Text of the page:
Like I’d go to work in a few hours, as if nothing had happened.

There’ll be a round in the chamber, so whatever you do, don’t draw the slide or you’ll jam it.

I felt it in my jacket pocket, still heavy against my hip.

Don’t get fancy. Don’t get arrogant. Don’t go for a long-drawn-out vengeance or try to get some Scooby-Doo confession. Just do the job and leave.

The light turned green and I drove slowly into the trailer park, past the Whittaker trailer where his car was parked, though not for long, I was sure. I didn’t really know how long I had, but I went back to the courthouse and parked in my usual spot.

Nothing unusual about that; I’d been pulling late nights and overnights for the last year.

I shook out my keys, unlocked the courthouse doors, gave my usual salute to the usual half-asleep deputy, and jogged up the stairs as usual—

—and promptly stole through Nocek’s office to his back staircase and sneaked out the back way, keeping to the shadows and attempting not to let the world know how loudly I breathed.

I ran all the way back to the trailer park, where his car sat empty, waiting for him to leave his lover’s house.

It was an old junker, a yacht. Its locks didn’t work. I slipped in the back seat and hunkered down on the floor, covering myself up with the blanket I knew he’d have there.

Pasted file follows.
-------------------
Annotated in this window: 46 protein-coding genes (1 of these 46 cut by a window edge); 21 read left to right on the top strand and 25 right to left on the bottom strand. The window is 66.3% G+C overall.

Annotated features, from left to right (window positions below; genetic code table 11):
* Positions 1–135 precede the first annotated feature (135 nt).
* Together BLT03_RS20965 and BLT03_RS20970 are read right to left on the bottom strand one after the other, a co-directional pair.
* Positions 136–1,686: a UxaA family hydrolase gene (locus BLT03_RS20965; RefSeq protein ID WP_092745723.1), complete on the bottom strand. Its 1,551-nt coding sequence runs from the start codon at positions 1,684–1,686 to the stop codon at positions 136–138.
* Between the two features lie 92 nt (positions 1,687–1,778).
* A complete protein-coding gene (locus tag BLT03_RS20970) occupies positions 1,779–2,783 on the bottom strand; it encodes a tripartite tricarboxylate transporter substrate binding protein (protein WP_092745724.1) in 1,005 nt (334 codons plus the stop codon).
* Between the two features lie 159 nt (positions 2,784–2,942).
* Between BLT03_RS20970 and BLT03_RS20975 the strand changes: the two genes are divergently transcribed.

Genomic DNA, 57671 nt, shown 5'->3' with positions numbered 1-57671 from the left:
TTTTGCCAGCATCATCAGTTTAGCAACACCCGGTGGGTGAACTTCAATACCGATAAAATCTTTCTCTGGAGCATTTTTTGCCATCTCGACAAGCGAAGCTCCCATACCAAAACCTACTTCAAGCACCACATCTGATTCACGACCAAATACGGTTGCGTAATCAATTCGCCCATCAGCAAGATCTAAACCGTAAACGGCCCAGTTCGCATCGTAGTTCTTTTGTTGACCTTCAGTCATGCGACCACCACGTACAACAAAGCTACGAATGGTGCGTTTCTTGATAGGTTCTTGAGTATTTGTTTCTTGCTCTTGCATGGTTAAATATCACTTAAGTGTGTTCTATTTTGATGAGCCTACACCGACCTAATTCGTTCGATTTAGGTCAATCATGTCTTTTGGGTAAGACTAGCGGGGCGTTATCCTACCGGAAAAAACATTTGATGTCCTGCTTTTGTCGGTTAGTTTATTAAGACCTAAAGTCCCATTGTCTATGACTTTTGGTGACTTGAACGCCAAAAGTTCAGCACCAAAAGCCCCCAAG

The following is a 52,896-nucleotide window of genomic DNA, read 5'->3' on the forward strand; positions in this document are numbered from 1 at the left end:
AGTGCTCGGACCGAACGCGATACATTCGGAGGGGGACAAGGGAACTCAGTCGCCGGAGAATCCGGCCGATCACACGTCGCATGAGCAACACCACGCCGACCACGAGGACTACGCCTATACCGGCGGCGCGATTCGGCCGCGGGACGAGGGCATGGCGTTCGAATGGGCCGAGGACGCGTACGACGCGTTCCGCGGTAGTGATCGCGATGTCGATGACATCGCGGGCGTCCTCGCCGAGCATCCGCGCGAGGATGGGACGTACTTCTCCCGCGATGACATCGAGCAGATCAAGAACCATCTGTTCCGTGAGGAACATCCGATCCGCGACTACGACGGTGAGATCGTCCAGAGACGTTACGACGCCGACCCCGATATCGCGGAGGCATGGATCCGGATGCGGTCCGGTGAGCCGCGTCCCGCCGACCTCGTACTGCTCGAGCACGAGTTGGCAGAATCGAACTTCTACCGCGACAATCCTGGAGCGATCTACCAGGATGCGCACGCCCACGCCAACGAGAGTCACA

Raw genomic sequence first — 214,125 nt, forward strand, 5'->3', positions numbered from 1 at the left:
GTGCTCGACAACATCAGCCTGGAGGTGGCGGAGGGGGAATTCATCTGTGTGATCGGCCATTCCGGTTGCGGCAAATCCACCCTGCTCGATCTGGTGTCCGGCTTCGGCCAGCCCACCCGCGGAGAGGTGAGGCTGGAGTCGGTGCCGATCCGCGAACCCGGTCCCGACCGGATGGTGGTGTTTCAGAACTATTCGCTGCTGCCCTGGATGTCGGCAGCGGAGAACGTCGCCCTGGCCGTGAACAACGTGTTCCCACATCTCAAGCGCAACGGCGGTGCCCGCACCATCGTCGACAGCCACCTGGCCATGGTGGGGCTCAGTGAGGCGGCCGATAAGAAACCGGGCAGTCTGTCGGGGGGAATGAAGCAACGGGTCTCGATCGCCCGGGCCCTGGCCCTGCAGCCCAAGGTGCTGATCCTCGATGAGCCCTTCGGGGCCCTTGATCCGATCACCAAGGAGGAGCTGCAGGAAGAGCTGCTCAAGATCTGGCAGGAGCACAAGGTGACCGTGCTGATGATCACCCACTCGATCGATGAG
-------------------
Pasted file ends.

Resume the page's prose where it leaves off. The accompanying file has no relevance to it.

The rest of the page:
Because I knew his habits.

Don’t let your anger get the better of you. Keep it cold. You’re just doing your job.

One way or another.

Breathe in your nose and out your mouth. Slowly. Relax.

I must have relaxed myself right into a doze because the next thing I knew, the yacht was shaking slightly, the car door squeaked open, and low chuckles came my while when he got in and shoved the key in the ignition.

“Stupid cunt,” he muttered.

Track where you go in your mind.

I’d expected him to go straight home, but he stopped to get gas—

—and was damn near assaulted by the good citizens of Chouteau City who might have done my job for me had there not been a couple of state troopers in the parking lot, on break.

Screams, obscenities, shouts, and threats.

Apparently, the troopers waded into the melee to break it up, but it seemed to me a half-hearted attempt on their part.

“Get lost, asshole,” one of them growled low. “We’re watching you.”

He laughed heartily, as if the trooper had told a good joke, but he drove off without getting gas and then he hissed, “Shit” to no one.

And then we turned toward his home, down a long country gravel road, then left onto an equally long gravel driveway. I knew that because I knew everything about him.

I hope you’ve thought this through.

No.

For once.

Because if I had, I wouldn’t be here right now.

The yacht shook and shuddered as first the rusty door creaked open and then he struggled to get out of the seat and then he slammed the door closed behind him, muttering all the way about his plans for the night being interrupted.

I had him.

It was possible there were others out in the woods with the same intention, but that only meant I’d know who not to charge in the morning.

He turned when I opened the car door; I don’t know if he saw who I was or not, but I felt his smug arrogance turning into … something else.

Fear.